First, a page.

4 Belgrade Avenue
Roslindale, MA 02131
Futura Productions is located on the 3rd floor of #4 Belgrade Avenue, a 3 story brick building across from the Roslindale Village Commuter Rail T station. Free parking is available on the street. Once you arrive at the main entrance at 4 Belgrade Ave, please call Futura Productions at 617-325-1004 to gain access.
More transportation details here: http://
Can convolution do realistic distorted reverberation? Or how to create a believable plate reverb sound in the digital domain?
Lecture by Giancarlo Del Sordo (CEO/CTO of Acustica Audio) and Nikolay Georgiev (plug-in developer at Acustica Audio, Past Chair of the AES UK Section, Recording Engineer and Educator). London, 22nd of September 2017. Venue: Dolby Europe London Office, 4-6 Soho Square, W1D 3PZ.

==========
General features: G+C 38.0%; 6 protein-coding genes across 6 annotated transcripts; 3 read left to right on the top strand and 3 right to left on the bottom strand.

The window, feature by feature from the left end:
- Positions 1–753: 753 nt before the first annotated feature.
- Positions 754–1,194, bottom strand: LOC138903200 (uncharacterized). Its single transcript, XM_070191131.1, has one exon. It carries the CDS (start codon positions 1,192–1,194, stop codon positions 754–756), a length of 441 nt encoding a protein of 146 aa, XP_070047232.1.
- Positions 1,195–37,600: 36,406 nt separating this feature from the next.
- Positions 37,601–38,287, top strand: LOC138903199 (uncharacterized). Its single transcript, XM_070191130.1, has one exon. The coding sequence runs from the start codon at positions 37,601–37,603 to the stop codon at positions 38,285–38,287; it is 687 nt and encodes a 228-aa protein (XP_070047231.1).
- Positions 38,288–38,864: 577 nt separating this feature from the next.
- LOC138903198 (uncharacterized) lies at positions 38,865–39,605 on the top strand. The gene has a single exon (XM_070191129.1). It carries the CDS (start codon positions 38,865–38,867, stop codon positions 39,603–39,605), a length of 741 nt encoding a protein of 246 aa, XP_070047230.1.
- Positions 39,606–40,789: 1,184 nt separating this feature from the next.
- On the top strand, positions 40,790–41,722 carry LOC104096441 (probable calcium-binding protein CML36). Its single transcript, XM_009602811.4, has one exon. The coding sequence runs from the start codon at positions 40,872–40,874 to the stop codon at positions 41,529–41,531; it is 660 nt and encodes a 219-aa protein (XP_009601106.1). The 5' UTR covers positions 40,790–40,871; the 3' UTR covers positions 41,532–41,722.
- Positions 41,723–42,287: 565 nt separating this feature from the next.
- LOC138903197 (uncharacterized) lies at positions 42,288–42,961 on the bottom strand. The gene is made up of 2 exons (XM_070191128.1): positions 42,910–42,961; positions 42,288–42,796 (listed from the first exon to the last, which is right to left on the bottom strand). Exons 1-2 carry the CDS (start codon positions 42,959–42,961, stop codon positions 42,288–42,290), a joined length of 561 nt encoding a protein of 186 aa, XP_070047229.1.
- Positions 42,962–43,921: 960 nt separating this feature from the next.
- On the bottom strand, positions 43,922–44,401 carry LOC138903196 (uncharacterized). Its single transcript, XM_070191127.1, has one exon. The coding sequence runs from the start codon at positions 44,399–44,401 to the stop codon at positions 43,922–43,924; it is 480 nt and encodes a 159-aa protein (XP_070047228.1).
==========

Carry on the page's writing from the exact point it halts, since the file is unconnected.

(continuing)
The main topic of this lecture will be on nonlinear convolution based on Vectorial Volterra Kernels Technology and distorted reverberation, with plates as a case study. In the presented technology the Volterra theorem is applied as a complete re-thinking, replacement, and substitution of the convolution algorithm that is commonly used in audio applications. The talk will also include a look into an original implementation of Partitioned Convolution not relying on the standard Lake/Gardner approach and some of the technical strategies for the practical implementation of low-latency, low-CPU consumption, real-time engine. Audio demonstrations of the so recreated plate reverb and other audio processors and distorted reverbs will be included.
This talk will consist of 2 x 50 min presentations plus refreshments courtosy of Acustica Audio. As usual we will continue the discussion at the pub after the event.
One of the biggest news stories of the year has been how women at the top end of broadcasting have found they are being paid less than their male colleagues. Add to this the impact of high profile sexual behaviour cases, and the #metoo movement, and some feel there’s something of a revolution going on.